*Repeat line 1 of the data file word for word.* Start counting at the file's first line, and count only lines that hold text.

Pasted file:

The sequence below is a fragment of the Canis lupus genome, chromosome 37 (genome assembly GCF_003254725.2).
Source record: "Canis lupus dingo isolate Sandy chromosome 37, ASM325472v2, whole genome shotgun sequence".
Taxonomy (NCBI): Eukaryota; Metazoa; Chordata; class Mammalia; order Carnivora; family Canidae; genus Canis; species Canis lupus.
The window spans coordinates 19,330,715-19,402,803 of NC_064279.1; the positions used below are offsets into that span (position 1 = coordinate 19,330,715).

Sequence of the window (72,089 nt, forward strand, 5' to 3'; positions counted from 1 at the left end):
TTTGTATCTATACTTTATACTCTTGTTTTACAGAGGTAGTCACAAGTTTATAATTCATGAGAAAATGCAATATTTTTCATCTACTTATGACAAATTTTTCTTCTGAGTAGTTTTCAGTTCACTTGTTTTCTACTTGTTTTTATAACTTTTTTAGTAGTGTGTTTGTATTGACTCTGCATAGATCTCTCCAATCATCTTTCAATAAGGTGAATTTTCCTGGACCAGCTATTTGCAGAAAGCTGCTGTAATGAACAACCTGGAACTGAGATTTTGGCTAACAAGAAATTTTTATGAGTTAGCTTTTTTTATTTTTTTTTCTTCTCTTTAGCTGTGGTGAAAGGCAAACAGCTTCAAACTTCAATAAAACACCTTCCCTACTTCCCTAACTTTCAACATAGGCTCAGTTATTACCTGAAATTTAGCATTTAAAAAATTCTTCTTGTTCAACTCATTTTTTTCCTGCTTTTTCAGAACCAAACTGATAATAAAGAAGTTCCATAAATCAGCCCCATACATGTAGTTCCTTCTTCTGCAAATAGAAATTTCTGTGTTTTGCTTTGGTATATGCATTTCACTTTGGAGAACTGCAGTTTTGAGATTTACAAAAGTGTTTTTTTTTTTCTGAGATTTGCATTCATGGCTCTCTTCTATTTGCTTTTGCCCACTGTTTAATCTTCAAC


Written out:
The sequence below is a fragment of the Canis lupus genome, chromosome 37 (genome assembly GCF_003254725.2).